That’s like going from a four-door sedan to a Jeep Liberty and using the same tire, that’s not going to work, you need a new wheel and tire to accept the additional load. Tires are a big part of the car, they make the contact with the road or track, for example, our Jeep Liberty had skinny tires from the factory on it, yes they worked, but not all that well, so we upgraded to a taller and more wider tire, what a difference just looking at them, results, they corner, handle and drive much better including in the rain, the tires cost more, but worth it.

I heard one person say adjusting the front splitter, the suspension seems to be an issue, what about a smaller rear wing, and BTW, that’s safety issue too. I’m not an expert, but listen to the driver’s, this car is not working in its current form, do the testing and then come back and make changes now.

Goodyear - You have a problem, the racing tire is a hit or miss, expand the testing with more teams, tell NASCAR you need to increase not only the tire size, but the wheel size, work with on it. Personally, I would like to see more than one tire at each track, a soft compound and a hard compound, yeah I know, it’s a long shot.

Indianapolis Motor Speedway - First I didn’t like comment made by Tony George, "The problem is solely theirs, and by that I mean it's theirs to figure out. It's not going to come with anything we do to the track. Figuring it out will only come with getting the car and tire combination right, and that requires actually spending the time and effort to do something about it. The track won't change next year, so if they want to come back, they better figure it out because I don't think the fans want to come back and see that."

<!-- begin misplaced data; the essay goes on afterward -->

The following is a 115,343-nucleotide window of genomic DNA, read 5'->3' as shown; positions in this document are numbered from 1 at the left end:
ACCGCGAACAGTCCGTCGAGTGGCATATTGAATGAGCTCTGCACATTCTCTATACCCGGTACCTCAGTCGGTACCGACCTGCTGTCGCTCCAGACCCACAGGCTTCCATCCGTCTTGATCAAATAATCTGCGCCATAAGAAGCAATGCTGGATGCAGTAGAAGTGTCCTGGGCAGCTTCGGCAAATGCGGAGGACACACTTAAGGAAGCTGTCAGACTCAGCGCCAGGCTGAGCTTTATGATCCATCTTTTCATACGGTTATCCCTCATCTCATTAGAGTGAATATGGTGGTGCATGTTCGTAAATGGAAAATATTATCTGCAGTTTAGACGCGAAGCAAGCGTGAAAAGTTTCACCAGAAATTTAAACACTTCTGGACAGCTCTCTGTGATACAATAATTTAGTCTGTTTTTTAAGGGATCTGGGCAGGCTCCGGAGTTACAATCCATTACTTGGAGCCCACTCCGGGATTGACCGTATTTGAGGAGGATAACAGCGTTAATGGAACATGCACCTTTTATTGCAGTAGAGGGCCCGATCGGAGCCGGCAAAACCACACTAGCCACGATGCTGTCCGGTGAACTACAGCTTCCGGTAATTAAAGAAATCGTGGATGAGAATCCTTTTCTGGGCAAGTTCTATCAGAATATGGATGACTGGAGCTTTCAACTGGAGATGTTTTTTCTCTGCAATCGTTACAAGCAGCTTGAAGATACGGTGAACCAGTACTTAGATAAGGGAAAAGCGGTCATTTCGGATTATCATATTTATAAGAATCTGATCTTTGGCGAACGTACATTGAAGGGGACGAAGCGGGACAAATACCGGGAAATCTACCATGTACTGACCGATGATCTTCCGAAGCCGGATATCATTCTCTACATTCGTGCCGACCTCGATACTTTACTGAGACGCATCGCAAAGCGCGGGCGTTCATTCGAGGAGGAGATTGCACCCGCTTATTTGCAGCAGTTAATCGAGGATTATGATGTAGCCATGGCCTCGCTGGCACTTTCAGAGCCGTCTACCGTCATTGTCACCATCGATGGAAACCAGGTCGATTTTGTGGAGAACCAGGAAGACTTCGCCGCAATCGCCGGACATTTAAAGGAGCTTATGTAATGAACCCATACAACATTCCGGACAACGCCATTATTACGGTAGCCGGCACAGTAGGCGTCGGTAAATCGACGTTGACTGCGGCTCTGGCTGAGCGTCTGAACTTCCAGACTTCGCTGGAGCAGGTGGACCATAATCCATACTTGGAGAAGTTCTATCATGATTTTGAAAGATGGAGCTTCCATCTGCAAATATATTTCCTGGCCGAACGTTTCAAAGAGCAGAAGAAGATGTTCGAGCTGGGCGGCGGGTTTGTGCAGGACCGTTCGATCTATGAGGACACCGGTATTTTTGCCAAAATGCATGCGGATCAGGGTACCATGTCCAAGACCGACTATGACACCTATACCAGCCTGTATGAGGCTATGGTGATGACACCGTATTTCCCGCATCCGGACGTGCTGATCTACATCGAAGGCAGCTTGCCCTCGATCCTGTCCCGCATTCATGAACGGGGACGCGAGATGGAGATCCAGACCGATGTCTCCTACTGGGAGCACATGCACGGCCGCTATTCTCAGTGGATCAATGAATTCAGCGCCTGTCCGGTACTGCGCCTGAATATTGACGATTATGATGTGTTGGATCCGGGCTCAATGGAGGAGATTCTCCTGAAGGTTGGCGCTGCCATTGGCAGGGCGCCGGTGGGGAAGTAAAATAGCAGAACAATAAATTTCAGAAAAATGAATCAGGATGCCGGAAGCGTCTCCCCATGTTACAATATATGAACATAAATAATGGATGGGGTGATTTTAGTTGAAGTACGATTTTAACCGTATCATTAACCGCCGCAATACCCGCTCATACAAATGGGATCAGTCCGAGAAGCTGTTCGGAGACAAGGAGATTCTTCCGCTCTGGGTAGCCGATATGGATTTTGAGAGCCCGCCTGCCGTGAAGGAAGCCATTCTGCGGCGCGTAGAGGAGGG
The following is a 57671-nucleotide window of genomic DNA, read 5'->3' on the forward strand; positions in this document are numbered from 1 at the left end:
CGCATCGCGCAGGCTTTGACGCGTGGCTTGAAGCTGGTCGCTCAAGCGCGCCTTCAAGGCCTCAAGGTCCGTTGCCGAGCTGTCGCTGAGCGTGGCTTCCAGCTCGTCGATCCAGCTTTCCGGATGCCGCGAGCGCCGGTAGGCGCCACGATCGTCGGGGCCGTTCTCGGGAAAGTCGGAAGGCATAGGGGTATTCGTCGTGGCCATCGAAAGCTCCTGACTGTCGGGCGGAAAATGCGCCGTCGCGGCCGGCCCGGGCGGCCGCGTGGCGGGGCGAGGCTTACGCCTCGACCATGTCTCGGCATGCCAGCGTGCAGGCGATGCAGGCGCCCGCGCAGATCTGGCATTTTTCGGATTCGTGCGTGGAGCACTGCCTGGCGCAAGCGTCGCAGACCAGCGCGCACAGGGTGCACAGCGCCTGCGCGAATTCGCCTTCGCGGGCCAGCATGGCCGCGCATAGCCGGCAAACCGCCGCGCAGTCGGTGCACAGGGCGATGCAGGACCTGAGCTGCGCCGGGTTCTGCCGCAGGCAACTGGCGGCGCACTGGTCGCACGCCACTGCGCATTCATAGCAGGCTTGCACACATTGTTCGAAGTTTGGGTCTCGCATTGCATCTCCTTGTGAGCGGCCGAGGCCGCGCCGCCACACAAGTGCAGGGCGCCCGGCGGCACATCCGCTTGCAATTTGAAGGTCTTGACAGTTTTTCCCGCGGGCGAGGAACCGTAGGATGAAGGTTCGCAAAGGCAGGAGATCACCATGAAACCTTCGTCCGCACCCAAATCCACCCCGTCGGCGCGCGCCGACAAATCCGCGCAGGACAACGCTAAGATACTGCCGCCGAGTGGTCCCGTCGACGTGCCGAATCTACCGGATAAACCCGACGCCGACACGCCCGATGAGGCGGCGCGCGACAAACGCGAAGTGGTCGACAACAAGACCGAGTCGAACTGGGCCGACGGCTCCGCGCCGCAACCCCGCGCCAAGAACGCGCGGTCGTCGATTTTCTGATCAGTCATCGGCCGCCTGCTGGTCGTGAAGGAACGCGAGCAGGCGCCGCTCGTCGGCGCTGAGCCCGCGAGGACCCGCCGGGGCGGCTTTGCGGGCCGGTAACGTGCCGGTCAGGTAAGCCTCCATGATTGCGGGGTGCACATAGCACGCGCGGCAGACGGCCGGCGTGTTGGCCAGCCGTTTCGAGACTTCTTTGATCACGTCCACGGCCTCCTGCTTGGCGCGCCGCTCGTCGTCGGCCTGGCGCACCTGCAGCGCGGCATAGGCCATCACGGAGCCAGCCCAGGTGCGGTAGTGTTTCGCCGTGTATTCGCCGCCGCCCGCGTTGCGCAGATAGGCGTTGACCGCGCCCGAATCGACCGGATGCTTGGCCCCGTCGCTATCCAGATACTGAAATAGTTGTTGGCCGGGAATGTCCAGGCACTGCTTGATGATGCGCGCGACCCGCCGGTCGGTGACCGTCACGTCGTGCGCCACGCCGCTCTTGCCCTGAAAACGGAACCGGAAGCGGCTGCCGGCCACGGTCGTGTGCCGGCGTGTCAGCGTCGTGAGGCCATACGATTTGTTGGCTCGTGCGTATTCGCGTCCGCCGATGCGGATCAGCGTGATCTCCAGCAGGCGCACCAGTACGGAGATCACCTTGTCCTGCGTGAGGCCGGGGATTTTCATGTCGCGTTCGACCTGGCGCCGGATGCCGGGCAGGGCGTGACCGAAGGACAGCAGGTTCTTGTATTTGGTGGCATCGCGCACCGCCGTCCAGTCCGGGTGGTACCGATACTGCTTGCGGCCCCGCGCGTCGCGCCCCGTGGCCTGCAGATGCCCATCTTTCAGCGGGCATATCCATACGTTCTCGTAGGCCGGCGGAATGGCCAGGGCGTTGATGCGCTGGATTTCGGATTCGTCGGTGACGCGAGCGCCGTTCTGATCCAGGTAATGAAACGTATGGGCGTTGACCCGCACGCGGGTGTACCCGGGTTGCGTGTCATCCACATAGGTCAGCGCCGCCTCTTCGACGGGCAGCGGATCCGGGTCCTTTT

One race fan told me that Tony George is at fault too, my first reaction was what? He said along with not accepting NASCAR apology, he said: “Indianapolis Motor Speedway diamond cut the racetrack, causing the tires not only to wear quickly but turn to a powder. Diamond cutting didn't work at Charlotte and it really didn't work at Indy. I blame the officials at Indy for making this race so bad, turning 400 miles into 10 lap heat races. I'll go to the local short tracks for heat races, not Indy. Re-do the track surface, making it smooth and raceable. Also, put a companion race, like ARCA or Indy Lights, at the speedway on Saturday.” He went on to say “Take some responsibility Tony George. I think NASCAR should pull the plug on Indianapolis if this problem is not fixed next year.” – From 8racingfan.com

What a statement, does he have a point? In my opinion, yeah, he does, before passing judgement though, read his entire post, read DW latest column on what he learned from Indy, and also read the Pocono part of this piece. All I have to say is NASCAR now knows they has a problem, the question now is, what are they going to do to fix it and when?

What about the Pocono 500: Like the title says “What a difference in the racing between the Brickyard 400 and the Pocono 500, using the same Goodyear tires”, last weekend’s Pocono race was a good one to watch despite the short rain delay in the middle of the rain, but once the racetrack was dry, the racing was still good and much better than the Pocono race 5 or so weeks ago.

The patch finally equaled out somewhat in turn 3 (or turn 6 if that’s the way you count it), the racing was much better considering what we all watched last weekend at Indy and yet the way I understand it, they ran this race on the same tire or basically the same tire, if that’s the case, maybe the diamond-cutting is one of the problems.

In the end, this race ended on fuel millage and for some, no dice, but for the winner Carl Edwards, this victory gives him 10 more bonus points in the chase and puts him as a serious contender, 2nd place Tony Stewart, what a rebound there, he gets his best finish of the year, hard to believe that stat, they are due for a victory, for 3rd place Jimmie Johnson, they have arrived, with a victory last weekend at the Brickyard which was overshadowed by the 10 lap tires and this finish, he moves up to 4th in points, only -200 points out and Kevin Harvick gets a much needed 4th place finish and he and his teammate Clint Bowyer are fighting to get into the chase . On the flip-side, Matt Kenseth is now 13th.

Overall, fans saw a good Pocono 500 race, but a terrible Brickyard 400 that hopefully will result in COT changes by NASCAR and a better, stronger tire by Goodyear.

- Racedriven